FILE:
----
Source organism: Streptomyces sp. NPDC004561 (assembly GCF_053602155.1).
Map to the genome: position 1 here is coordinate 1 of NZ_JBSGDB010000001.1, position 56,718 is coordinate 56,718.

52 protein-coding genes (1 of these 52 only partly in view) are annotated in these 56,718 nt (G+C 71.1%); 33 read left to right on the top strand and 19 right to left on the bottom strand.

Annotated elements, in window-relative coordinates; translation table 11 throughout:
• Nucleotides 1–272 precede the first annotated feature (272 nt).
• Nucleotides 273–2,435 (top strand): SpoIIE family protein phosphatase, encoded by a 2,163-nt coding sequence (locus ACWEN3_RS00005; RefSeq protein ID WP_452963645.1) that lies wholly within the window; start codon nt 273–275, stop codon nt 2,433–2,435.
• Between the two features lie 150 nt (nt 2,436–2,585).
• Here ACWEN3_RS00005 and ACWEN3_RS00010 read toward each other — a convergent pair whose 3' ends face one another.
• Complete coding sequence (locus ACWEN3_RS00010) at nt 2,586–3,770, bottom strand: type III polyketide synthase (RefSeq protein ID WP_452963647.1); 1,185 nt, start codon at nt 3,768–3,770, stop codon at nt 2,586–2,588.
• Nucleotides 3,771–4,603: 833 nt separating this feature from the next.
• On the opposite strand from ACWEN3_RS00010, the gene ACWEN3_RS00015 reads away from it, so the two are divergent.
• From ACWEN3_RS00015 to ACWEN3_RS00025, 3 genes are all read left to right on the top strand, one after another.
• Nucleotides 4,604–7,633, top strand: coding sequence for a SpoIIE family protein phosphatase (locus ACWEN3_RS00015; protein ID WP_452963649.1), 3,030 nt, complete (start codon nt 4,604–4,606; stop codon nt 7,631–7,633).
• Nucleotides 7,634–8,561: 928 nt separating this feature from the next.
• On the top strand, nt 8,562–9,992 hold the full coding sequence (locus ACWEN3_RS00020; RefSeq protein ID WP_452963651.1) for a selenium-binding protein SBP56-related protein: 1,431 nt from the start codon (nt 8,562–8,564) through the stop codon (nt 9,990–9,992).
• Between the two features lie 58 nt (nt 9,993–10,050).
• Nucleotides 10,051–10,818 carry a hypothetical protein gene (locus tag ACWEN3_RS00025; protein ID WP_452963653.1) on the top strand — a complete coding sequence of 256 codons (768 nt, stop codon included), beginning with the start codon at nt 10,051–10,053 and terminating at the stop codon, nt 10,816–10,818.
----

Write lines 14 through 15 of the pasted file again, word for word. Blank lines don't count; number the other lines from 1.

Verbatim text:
• Nucleotides 7,634–8,561: 928 nt separating this feature from the next.
• On the top strand, nt 8,562–9,992 hold the full coding sequence (locus ACWEN3_RS00020; RefSeq protein ID WP_452963651.1) for a selenium-binding protein SBP56-related protein: 1,431 nt from the start codon (nt 8,562–8,564) through the stop codon (nt 9,990–9,992).